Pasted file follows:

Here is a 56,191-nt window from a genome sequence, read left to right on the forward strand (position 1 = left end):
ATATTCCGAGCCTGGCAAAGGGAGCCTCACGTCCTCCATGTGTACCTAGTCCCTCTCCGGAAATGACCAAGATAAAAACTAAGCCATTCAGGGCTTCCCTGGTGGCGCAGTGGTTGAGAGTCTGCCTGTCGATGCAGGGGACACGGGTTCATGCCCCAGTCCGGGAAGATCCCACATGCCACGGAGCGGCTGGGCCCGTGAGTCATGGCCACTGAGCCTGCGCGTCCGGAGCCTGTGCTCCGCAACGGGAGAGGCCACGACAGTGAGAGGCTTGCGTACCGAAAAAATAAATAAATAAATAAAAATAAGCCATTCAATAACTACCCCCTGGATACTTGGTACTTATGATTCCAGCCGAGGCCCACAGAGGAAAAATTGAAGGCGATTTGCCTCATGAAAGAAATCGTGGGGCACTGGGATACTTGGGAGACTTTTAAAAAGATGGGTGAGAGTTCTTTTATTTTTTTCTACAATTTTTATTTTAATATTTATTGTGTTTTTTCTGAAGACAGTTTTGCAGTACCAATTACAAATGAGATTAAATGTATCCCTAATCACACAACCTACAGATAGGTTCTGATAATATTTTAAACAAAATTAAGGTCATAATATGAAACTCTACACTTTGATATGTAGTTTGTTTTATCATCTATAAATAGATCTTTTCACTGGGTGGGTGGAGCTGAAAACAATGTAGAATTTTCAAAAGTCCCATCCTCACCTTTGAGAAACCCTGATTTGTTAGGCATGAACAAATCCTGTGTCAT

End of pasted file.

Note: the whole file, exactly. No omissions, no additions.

Here is a 56,191-nt window from a genome sequence, read left to right on the forward strand (position 1 = left end):
ATATTCCGAGCCTGGCAAAGGGAGCCTCACGTCCTCCATGTGTACCTAGTCCCTCTCCGGAAATGACCAAGATAAAAACTAAGCCATTCAGGGCTTCCCTGGTGGCGCAGTGGTTGAGAGTCTGCCTGTCGATGCAGGGGACACGGGTTCATGCCCCAGTCCGGGAAGATCCCACATGCCACGGAGCGGCTGGGCCCGTGAGTCATGGCCACTGAGCCTGCGCGTCCGGAGCCTGTGCTCCGCAACGGGAGAGGCCACGACAGTGAGAGGCTTGCGTACCGAAAAAATAAATAAATAAATAAAAATAAGCCATTCAATAACTACCCCCTGGATACTTGGTACTTATGATTCCAGCCGAGGCCCACAGAGGAAAAATTGAAGGCGATTTGCCTCATGAAAGAAATCGTGGGGCACTGGGATACTTGGGAGACTTTTAAAAAGATGGGTGAGAGTTCTTTTATTTTTTTCTACAATTTTTATTTTAATATTTATTGTGTTTTTTCTGAAGACAGTTTTGCAGTACCAATTACAAATGAGATTAAATGTATCCCTAATCACACAACCTACAGATAGGTTCTGATAATATTTTAAACAAAATTAAGGTCATAATATGAAACTCTACACTTTGATATGTAGTTTGTTTTATCATCTATAAATAGATCTTTTCACTGGGTGGGTGGAGCTGAAAACAATGTAGAATTTTCAAAAGTCCCATCCTCACCTTTGAGAAACCCTGATTTGTTAGGCATGAACAAATCCTGTGTCAT